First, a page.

Hot List Newsletter

Most Recent Hot List Issues

3 most recent issues require subscription. Historical issues can be viewed free of charge.

6/28/2019

Validea Hot List

Don't Rely on Luck to Reach Your Investment Goals

Investing gurus like Warren Buffett and Peter Lynch make beating the market look easy, but they each use well-thought-out processes for selecting their portfolios, and they were able to stick with their processes over the long term. That is the key to achieving investing goals.

5/31/2019

Validea Hot List

Explaining the Struggles of Value Investing

As value investors are acutely aware, the strategy has struggled, and there's an ongoing debate about whether it will ever get fixed. It's not that value hasn't fallen out of favor before, but over the long-long-term, it has proven to be a winning bet. So, is something different about now? We take a look in our latest newsletter.

5/3/2019

Validea Hot List

The Mechanics of Value Investing

Value investing was popularized by Benjamin Graham and, later, Warren Buffett, but it isn't always clear the best way to go about it. Different views on what value investing means have sprouted up over the years, and following any one path can lead to different outcomes than another one.

4/5/2019

Validea Hot List

How ETFs Work

Exchange traded funds are a hit with investors, who have put billions of dollars into them over the years creating a fast-growing corner of the investment product market. But investors may not understand exactly how ETFs work, and that makes the ETF industry ripe for conspiracy theories. In this week's issue, we dispel some of the myths.

3/22/2019

Validea Hot List

Balancing the Simple and the Complex

It's a particular talent to be able to take a complex thing and simplify it so anyone can understand it. But it's very human to associate complexity with intelligence. If something takes a lot of steps and requires complicated analysis and strategic planning, it must somehow be better. Sometimes that is true, but a lot of other times we run the risk of overthinking it. Simple can be the best approach, even when it comes to investing.

3/8/2019

Validea Hot List

Lessons From Buffett

From 1965 through the end of 2018, Berkshire's A shares have a compounded return of 20.6% versus 9.7% for the S&P 500. It also has the highest Sharpe ratio (a measure of risk adjusted performance) out of any stock that has traded for 40 years. In our latest newsletter, we look at the key drivers of that performance.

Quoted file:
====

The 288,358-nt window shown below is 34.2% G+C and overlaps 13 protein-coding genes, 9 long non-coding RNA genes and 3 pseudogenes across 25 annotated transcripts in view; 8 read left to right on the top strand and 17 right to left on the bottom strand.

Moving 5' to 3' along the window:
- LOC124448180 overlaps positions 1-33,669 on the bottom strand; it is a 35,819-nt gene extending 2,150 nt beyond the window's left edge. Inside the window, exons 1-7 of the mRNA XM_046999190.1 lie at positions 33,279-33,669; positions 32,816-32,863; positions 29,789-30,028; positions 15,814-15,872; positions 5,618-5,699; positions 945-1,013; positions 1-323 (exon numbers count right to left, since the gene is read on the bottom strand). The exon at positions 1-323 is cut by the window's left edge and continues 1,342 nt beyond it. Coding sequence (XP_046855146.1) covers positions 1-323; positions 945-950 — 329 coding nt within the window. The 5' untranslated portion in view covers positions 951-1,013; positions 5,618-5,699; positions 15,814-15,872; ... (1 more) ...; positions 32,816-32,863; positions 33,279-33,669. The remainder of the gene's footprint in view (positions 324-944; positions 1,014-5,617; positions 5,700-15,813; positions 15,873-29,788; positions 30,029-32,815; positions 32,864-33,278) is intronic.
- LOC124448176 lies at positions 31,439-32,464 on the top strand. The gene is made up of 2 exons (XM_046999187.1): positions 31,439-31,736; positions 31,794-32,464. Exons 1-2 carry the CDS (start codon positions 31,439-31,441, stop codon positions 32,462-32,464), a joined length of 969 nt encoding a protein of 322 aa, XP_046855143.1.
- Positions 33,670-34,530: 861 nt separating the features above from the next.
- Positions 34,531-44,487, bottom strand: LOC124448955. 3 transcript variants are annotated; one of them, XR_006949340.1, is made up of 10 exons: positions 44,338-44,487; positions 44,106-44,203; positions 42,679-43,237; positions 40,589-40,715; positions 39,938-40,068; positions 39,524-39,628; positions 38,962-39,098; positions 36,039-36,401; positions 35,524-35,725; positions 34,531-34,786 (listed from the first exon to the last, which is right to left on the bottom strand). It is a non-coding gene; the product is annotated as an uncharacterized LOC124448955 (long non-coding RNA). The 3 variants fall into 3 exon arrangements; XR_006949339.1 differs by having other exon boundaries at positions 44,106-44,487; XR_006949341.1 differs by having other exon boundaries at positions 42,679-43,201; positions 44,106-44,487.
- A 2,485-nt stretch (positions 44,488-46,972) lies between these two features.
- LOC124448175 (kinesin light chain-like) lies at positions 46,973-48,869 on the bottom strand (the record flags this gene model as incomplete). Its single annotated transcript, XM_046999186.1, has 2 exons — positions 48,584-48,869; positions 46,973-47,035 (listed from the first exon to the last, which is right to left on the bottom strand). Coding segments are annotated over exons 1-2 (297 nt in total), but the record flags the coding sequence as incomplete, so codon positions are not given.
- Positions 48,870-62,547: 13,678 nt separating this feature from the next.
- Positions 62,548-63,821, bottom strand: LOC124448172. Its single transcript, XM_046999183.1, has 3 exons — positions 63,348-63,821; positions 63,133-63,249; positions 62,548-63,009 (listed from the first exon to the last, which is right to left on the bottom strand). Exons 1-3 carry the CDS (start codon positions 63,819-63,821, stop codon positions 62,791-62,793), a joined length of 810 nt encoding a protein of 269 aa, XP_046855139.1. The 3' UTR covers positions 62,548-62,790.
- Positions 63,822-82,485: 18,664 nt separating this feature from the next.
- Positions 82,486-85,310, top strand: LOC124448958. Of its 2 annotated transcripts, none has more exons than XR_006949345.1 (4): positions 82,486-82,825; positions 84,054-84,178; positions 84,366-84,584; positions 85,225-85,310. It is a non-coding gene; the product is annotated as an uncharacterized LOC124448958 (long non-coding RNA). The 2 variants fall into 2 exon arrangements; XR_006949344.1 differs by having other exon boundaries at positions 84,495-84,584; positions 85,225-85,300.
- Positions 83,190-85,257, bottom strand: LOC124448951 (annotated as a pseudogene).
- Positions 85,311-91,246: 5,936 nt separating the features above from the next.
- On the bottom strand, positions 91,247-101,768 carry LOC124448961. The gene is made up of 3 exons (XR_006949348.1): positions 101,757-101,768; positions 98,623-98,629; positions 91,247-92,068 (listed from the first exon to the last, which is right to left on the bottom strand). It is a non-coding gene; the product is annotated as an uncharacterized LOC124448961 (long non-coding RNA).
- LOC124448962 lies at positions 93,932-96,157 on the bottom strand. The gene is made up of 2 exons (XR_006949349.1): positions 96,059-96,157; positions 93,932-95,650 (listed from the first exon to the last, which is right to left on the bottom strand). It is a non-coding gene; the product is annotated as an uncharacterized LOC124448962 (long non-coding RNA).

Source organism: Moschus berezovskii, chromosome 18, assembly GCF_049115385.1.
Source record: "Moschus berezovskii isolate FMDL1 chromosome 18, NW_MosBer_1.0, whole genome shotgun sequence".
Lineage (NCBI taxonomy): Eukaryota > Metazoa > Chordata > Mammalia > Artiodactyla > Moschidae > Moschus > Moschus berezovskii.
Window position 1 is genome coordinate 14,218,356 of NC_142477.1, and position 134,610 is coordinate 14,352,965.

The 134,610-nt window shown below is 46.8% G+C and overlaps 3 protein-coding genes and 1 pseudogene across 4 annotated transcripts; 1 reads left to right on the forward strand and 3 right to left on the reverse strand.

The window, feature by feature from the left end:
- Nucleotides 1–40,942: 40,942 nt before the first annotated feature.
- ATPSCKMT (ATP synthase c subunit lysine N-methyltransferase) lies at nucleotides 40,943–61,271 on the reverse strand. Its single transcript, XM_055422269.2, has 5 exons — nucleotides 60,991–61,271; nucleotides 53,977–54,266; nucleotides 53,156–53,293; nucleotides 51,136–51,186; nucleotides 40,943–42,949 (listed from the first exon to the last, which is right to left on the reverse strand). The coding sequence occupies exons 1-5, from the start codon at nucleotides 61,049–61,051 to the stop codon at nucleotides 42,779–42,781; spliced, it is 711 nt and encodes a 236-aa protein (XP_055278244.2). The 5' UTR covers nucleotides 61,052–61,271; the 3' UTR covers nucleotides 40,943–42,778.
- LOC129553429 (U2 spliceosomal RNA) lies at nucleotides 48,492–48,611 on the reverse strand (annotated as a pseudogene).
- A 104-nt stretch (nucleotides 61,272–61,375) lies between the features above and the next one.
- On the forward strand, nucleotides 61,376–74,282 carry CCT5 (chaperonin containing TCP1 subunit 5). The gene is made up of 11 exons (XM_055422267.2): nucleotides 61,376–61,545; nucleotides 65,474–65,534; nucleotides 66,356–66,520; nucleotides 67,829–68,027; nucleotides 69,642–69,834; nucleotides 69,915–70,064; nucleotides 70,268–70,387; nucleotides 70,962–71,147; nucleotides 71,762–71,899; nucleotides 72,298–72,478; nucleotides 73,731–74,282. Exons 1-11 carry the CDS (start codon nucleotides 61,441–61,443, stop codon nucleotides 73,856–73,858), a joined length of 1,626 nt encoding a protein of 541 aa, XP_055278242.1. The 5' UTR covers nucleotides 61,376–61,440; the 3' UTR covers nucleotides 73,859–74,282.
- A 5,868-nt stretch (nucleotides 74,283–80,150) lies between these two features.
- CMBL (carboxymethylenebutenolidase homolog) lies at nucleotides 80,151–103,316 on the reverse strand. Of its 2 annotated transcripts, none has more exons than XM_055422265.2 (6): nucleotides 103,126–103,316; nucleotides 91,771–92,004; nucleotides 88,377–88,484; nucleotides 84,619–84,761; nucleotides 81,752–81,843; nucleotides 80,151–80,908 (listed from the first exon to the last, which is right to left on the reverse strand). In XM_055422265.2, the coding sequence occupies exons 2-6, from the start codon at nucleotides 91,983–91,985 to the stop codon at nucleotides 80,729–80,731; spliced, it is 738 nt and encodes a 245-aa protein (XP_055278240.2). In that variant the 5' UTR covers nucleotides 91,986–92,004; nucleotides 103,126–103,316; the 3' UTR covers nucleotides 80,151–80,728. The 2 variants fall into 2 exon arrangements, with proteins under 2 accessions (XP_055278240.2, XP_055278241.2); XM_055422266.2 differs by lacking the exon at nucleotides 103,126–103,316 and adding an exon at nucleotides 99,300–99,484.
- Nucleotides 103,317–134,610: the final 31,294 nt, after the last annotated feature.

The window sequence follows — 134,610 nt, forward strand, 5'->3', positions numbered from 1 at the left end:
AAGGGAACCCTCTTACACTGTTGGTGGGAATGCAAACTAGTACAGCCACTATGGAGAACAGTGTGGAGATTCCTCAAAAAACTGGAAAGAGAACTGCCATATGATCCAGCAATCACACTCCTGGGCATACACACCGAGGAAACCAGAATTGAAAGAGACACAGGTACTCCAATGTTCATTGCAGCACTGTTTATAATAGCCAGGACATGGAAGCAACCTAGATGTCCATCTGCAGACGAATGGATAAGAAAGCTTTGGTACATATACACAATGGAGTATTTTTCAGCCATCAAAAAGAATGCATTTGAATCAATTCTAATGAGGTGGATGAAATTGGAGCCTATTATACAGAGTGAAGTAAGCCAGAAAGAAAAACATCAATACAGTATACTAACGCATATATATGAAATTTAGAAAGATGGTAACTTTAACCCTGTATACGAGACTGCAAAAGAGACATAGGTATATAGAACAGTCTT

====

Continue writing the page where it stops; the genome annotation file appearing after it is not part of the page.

2/22/2019

Validea Hot List

The Search for Alpha

It isn't easy to beat the market. Over the long term only a few investors have been able to outpace it, consistently producing market-beating gains. But that hasn't deterred stock pickers from trying to generate alpha. They arm themselves with sophisticated models, hunting for overlooked opportunities and hoping the crowd doesn't catch on. But this becomes a self-fulfilling cycle. As the skill of managers rise and the tools improve, it becomes harder and harder to distinguish the talented from the rest of the crowd.

2/8/2019

Validea Hot List

The Case Against Value Stocks

Confirmation bias is one of the biggest problems in investing. We all have a set of core beliefs, and we tend to surround ourselves with people who also believe them and focus on information that validates them. But it is important to understand the other side. In this issue, we take a look at the argument against value investing.

1/25/2019

Validea Hot List

The Challenges of Multi Factor Investing

An investment strategy based on well-tested factors like value, momentum and quality has worked for some of Wall Street's most famous investors, but history also shows taken one at a time each can seriously underperform the market for an extended time. There is a way to smooth out the returns of any individual factor by combining them into a multi-factor portfolio, which reduces risk and can produce comparable returns. But it can be a complicated process. In this issue, we look at the challenges of building multi-factor portfolios.

1/11/2019

Validea Hot List

The Hazards of Timing Factors

One of the first things investors learn is to buy low and sell high. It applies to simple stock investing and it's tempting to think it can be applied to factor investing, too. Cheap value stocks should, in theory, eventually rebound. So it makes sense to buy them up and wait it out. It equally makes sense to pare back exposure to factors that have had a long period of significant outperformance, like growth and momentum stocks. But this simple idea is easier said than done.